Are you noticing yourself getting more distracted? Working from home, you might be aware that you are making more trips to the fridge, spending more time on social media or staring aimlessly out of the window. You are not alone! Our brains are distraction finding machines and that’s one of the reasons why sitting for hours in a zoom call can be so hard – we are trying to focus our attention and even more importantly maybe, appear as if we are focusing intently. It also means we are working against our biology as our brains are designed to wander (the mind wandering part of our brain is called the default network).
Having a diverse team isn’t enough, we need to actively focus on inclusion
We are thrilled to be partnering with the Institute of Managers and Leaders in their Leadership Impact series of events and they are bringing over Dr Hannah Critchlow to Australia to speak on the neuroscience behind leadership. Hannah is a neuroscientist with a grounding in neuropsychiatry. She demystifies the human brain using Radio, TV and […]
The 21st century leader is you and I, is anyone who belongs to an organisation and has a deep seated desire to be a part of its success. The 21st century leader is a Neuroleader, one who wants to understand why she does what she does, what’s happening in the brain to create this and, moreover, what strategies exist to change what’s not working for them.
Being a resilient leader starts with applying the oxygen mask analogy that before we can help others we need to look after ourselves. Resilient people tend to be more positive, have flexibility in thinking, are able to get their emotions under control quickly and have developed the mental agility to naturally focus on the benefits of a change.
Let me start by getting you thinking with a little puzzle. A bat and ball together cost $1.10. The bat costs $1 more than the ball. How much does the ball cost? Did you arrive at 10c? Then you’re a fast thinker. Answer to the puzzle at the end of this article. If only I […]
The typical manager spends 30-50% of his or her time dealing with workplace conflict (IML Australia). This equates to around 20 hours a week (and we don’t know if it’s being handled well or not), so if conflict is inevitable, what can we do to understand it better and make it as productive as possible? […]
From a work perspective, a ‘psychologically safe’ workplace is defined as ‘a climate of interpersonal trust and mutual respect in which people feel comfortable being themselves to make mistakes or take risks in their work’. These are essential conditions for creativity and innovation to thrive, for people to learn and grow (develop a Growth Mindset) and to feel comfortable working fully to their strengths.
When we are asked by someone if we would like feedback, our brains default to the negative and assume it’s going to be critical (the real translation of ‘constructive’). Our defence mechanisms kick into action and our limbic emotional brain presumes the worst leaving us in no position to objectively evaluate and process what is being said.
When we listen to stories we are transported, not just because we are in a different state of brainwave, but because we are using a different brain network called the default narrative network which takes us into mind wandering, imagination and possibility. We each interpret the story in our own unique way and therefore own it and its message.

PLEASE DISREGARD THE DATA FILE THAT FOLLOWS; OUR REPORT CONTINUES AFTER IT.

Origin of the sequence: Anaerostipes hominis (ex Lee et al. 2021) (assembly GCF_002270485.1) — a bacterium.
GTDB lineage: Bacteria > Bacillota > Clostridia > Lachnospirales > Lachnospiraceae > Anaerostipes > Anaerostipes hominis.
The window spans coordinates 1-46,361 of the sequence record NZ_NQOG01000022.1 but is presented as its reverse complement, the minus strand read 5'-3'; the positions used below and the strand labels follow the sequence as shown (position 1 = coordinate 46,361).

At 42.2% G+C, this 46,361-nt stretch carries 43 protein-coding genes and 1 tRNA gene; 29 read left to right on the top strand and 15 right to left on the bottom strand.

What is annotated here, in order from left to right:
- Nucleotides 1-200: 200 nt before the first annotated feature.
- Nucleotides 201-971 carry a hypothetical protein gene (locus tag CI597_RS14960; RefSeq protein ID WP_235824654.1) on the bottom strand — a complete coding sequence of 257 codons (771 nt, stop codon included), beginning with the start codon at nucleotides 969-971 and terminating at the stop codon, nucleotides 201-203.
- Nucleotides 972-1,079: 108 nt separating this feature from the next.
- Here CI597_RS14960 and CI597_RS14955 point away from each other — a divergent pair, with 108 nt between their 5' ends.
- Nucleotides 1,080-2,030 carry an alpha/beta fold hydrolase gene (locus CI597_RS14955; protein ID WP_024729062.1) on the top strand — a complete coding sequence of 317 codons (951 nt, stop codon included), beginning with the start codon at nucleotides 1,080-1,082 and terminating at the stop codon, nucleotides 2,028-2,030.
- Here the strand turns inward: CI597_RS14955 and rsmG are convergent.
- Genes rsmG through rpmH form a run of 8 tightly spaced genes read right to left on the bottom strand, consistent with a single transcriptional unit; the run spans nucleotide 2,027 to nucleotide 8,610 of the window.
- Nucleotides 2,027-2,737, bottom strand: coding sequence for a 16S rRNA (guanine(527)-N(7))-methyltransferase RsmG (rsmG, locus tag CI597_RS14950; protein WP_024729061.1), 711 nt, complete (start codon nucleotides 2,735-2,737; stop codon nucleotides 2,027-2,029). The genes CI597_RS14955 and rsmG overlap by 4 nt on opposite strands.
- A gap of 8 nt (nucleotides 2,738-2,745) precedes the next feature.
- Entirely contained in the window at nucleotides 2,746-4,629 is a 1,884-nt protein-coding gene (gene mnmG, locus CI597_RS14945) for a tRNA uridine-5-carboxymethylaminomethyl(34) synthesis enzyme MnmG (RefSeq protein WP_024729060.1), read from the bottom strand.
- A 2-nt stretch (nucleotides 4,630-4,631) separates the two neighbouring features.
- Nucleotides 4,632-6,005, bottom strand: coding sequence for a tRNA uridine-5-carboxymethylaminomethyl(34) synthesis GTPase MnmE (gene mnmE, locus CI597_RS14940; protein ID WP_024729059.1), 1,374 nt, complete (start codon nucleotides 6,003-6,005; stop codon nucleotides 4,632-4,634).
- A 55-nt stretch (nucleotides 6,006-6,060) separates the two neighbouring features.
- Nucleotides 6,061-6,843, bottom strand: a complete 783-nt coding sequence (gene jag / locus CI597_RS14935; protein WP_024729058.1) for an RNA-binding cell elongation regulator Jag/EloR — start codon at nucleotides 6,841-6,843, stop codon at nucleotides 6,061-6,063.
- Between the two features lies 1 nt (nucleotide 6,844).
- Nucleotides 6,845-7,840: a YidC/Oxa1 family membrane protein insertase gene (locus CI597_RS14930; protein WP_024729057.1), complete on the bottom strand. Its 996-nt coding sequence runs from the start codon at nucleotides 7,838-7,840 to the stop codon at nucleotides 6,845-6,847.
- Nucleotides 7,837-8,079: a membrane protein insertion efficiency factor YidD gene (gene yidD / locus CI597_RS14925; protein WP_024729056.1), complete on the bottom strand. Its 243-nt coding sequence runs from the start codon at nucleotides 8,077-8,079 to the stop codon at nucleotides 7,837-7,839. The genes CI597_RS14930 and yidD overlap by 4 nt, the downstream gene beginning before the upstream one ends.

Often when I speak or run development programmes I’m asked what books I might recommend – therein lies many a possibility! Reading professional development books is my most important strategy to keep up to date and this is especially true of the field of neuroscience which is constantly updating and evolving. Below is a selection […]
Our aim with this article is to share with you our experience combined with the latest findings from neuroscience about what we can predict about behavioural responses to change and how we can plan to minimise the perceived threat to people. Whilst we aim to keep it brief we also want it to be of […]
It’s Friday, many people in the workplace might feel like they’ve been swimming through treacle since returning back after Christmas and they are having an extra-large dose of that TGIF (or stronger!) feeling. It’s all too easy when we are busy to rush through the day in the hope that we’ll get somewhere near the […]
What makes a good team great? What makes one team gel and another continually end up in conflict? When pondering the dynamics of high performing teams, it can help to look at our brains and from the earliest possible perspective together with the latest findings in social science and neuroscience.
When our core needs are not met we go into aversive or negative stress, when we go into stress we cannot think clearly, make rational decisions, deal well with setbacks, let alone thrive. Our mental health and that of those closest to us, suffers.
How high does curiosity rank in your business or personal values? How do you develop the traits and attributes of curiosity in your people? Without curiosity in our organisational culture, we risk staying in our comfort zones, sticking to the status quo and potentially resisting change. Curiosity has become a key leadership requirement.
A Message for Learning and Development Professionals The Changing Face of Developing Leaders Over the last few decades, leadership development programmes were often the privilege of a select few, offered to assist people in organisations to improve the skills thought to be necessary in order to be an effective leader of others. These programmes were […]